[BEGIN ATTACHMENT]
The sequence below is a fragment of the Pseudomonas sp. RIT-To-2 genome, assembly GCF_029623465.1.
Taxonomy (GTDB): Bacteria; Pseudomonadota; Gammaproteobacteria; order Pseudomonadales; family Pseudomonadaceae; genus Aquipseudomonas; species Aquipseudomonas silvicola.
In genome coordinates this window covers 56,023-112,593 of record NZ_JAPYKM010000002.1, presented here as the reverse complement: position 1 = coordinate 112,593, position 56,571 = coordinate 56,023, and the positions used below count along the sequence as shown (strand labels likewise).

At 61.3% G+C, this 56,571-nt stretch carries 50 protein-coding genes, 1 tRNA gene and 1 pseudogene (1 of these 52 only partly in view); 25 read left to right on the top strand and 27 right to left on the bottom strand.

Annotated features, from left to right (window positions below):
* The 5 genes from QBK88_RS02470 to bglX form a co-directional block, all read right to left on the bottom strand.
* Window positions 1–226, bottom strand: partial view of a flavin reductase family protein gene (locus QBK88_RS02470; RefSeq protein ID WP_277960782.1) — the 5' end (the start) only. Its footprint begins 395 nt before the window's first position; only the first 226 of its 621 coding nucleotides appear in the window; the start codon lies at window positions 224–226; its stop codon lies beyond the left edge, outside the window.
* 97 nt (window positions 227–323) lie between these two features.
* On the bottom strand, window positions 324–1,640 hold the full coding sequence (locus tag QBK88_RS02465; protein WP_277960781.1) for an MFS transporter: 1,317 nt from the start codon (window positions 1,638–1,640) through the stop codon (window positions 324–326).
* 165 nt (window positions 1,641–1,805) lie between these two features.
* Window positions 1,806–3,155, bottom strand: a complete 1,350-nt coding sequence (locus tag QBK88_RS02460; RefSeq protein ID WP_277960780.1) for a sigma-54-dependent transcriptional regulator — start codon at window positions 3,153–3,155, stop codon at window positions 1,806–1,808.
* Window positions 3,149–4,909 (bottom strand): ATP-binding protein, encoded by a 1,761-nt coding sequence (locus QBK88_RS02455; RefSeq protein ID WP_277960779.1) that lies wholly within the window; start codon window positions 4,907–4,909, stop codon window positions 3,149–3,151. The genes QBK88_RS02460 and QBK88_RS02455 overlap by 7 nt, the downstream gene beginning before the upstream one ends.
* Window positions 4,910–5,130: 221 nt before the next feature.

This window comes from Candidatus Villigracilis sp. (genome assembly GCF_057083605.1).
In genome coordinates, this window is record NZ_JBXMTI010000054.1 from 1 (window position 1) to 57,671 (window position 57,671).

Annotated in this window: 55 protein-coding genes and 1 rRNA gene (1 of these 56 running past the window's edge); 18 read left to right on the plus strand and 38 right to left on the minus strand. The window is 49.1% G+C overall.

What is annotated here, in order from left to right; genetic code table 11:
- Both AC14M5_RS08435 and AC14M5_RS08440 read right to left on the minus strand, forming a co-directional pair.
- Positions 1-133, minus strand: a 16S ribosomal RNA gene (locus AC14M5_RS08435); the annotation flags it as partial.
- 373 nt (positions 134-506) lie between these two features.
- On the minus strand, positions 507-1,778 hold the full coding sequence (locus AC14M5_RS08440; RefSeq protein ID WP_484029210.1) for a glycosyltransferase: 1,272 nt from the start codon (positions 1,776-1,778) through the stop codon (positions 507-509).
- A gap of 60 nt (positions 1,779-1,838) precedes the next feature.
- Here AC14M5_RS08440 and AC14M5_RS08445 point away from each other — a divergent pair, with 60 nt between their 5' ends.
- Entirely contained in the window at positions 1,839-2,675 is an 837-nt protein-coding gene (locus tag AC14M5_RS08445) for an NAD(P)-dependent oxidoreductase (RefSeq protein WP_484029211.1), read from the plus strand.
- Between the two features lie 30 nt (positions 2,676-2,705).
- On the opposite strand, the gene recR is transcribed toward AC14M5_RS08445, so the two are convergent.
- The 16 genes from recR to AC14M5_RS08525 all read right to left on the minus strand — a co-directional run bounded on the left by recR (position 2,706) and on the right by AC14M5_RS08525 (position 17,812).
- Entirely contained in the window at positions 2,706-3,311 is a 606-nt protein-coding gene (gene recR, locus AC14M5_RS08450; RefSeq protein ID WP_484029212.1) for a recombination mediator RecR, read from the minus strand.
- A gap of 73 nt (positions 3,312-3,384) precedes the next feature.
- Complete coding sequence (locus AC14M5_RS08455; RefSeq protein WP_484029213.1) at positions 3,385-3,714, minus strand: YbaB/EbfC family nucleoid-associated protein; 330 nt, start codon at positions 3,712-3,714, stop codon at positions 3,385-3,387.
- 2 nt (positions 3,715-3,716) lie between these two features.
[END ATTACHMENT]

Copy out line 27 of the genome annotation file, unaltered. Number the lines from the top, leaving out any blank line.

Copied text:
- The 16 genes from recR to AC14M5_RS08525 all read right to left on the minus strand — a co-directional run bounded on the left by recR (position 2,706) and on the right by AC14M5_RS08525 (position 17,812).